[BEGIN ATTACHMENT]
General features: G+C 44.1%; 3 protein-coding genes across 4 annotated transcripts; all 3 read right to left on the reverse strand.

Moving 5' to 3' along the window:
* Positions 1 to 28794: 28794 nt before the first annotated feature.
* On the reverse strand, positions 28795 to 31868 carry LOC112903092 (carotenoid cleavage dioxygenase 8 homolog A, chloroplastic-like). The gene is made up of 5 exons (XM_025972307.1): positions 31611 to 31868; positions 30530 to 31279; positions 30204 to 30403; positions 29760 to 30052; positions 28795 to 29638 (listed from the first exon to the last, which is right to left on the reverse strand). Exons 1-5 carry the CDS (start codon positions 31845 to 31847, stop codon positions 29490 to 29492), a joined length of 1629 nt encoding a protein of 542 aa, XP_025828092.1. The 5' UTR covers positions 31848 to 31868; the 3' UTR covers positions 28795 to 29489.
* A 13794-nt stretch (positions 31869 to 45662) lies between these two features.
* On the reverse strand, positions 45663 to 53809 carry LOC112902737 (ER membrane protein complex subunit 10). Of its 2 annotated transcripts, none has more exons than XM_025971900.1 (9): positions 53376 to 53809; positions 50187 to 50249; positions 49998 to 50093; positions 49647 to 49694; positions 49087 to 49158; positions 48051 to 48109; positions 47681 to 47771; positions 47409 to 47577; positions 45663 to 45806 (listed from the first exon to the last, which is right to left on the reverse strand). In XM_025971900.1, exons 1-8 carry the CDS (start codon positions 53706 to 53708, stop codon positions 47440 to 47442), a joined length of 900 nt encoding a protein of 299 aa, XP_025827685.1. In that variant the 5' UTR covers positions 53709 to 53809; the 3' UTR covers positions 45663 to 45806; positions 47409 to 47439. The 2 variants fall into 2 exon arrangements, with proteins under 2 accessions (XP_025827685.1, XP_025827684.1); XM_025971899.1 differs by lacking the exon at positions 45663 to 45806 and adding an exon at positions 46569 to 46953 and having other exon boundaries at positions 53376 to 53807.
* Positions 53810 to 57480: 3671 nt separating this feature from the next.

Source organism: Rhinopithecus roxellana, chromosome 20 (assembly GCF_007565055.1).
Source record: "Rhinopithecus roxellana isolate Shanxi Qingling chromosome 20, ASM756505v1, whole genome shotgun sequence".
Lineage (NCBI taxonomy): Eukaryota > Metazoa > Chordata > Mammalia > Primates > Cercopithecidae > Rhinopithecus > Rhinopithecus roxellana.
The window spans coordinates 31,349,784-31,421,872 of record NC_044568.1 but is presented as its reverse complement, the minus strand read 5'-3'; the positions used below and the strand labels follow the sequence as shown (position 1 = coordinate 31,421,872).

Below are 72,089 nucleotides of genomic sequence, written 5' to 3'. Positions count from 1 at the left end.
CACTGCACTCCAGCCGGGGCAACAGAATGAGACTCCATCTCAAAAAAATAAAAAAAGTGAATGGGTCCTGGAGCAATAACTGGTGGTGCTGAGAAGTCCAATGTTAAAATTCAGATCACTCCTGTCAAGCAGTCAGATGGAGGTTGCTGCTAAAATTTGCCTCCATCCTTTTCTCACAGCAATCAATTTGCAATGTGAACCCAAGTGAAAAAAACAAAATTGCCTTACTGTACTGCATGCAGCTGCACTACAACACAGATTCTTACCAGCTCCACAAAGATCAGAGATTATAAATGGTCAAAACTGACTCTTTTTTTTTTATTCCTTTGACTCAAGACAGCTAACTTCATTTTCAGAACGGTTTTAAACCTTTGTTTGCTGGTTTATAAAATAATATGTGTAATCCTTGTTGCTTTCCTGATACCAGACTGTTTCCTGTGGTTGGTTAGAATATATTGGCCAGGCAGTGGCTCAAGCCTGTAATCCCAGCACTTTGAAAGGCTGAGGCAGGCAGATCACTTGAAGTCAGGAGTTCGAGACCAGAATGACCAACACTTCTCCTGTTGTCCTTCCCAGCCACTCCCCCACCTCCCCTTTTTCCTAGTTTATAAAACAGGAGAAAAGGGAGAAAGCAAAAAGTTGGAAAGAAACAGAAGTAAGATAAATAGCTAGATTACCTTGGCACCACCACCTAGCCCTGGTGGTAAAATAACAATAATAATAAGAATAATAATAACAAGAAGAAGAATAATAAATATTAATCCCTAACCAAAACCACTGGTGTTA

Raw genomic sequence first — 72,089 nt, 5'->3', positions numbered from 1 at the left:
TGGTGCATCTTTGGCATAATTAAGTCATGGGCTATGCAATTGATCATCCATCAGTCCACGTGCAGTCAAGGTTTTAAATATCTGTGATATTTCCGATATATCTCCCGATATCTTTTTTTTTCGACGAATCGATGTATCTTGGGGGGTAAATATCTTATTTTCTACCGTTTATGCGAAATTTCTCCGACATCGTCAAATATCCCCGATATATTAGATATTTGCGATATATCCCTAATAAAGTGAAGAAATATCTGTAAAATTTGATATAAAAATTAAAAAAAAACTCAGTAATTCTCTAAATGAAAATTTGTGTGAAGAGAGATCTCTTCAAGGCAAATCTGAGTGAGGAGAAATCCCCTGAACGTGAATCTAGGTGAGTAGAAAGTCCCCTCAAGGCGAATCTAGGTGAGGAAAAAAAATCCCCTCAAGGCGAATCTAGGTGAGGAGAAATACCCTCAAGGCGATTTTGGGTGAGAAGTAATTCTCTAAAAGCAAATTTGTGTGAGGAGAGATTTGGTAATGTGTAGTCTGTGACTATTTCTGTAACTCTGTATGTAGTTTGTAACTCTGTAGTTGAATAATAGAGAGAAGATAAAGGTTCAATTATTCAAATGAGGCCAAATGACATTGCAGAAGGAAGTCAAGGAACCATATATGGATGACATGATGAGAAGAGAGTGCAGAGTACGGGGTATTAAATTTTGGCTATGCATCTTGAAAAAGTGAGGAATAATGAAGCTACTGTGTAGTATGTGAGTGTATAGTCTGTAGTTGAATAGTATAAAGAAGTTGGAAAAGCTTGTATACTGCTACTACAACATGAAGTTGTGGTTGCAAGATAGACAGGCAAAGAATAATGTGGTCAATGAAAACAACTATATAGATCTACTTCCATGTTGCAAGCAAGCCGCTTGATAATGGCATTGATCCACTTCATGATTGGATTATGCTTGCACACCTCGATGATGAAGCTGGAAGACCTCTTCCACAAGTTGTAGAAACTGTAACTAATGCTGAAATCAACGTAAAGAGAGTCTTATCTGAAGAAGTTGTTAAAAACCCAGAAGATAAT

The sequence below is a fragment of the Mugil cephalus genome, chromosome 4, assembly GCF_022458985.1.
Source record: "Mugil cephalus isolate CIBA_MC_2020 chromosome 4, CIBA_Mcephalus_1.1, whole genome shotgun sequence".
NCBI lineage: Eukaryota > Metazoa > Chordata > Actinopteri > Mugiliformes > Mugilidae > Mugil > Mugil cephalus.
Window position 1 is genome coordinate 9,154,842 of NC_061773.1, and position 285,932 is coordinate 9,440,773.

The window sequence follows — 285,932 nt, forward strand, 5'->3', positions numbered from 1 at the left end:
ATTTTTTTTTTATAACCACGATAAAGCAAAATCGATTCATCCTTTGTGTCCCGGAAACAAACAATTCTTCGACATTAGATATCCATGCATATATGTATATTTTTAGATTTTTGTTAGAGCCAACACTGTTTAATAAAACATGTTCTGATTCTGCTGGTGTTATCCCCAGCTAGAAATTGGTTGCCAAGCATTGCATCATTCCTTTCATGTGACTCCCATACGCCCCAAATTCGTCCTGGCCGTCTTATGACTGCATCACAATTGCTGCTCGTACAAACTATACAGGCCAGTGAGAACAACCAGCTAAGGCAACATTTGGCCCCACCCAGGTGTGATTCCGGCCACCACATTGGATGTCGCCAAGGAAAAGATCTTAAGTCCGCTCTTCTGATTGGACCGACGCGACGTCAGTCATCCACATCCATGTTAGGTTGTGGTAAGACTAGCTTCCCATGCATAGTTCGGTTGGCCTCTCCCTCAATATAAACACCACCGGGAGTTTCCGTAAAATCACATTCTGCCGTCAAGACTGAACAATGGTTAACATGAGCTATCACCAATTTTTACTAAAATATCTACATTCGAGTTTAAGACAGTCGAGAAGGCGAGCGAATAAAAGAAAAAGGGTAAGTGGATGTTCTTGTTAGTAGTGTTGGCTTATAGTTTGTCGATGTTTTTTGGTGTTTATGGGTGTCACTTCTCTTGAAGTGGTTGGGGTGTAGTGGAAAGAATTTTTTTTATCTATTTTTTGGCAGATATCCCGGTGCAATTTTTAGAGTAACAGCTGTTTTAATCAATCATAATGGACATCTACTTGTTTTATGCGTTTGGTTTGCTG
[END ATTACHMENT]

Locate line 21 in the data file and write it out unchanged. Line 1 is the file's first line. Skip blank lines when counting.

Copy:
ATTTTTTTTTTATAACCACGATAAAGCAAAATCGATTCATCCTTTGTGTCCCGGAAACAAACAATTCTTCGACATTAGATATCCATGCATATATGTATATTTTTAGATTTTTGTTAGAGCCAACACTGTTTAATAAAACATGTTCTGATTCTGCTGGTGTTATCCCCAGCTAGAAATTGGTTGCCAAGCATTGCATCATTCCTTTCATGTGACTCCCATACGCCCCAAATTCGTCCTGGCCGTCTTATGACTGCATCACAATTGCTGCTCGTACAAACTATACAGGCCAGTGAGAACAACCAGCTAAGGCAACATTTGGCCCCACCCAGGTGTGATTCCGGCCACCACATTGGATGTCGCCAAGGAAAAGATCTTAAGTCCGCTCTTCTGATTGGACCGACGCGACGTCAGTCATCCACATCCATGTTAGGTTGTGGTAAGACTAGCTTCCCATGCATAGTTCGGTTGGCCTCTCCCTCAATATAAACACCACCGGGAGTTTCCGTAAAATCACATTCTGCCGTCAAGACTGAACAATGGTTAACATGAGCTATCACCAATTTTTACTAAAATATCTACATTCGAGTTTAAGACAGTCGAGAAGGCGAGCGAATAAAAGAAAAAGGGTAAGTGGATGTTCTTGTTAGTAGTGTTGGCTTATAGTTTGTCGATGTTTTTTGGTGTTTATGGGTGTCACTTCTCTTGAAGTGGTTGGGGTGTAGTGGAAAGAATTTTTTTTATCTATTTTTTGGCAGATATCCCGGTGCAATTTTTAGAGTAACAGCTGTTTTAATCAATCATAATGGACATCTACTTGTTTTATGCGTTTGGTTTGCTG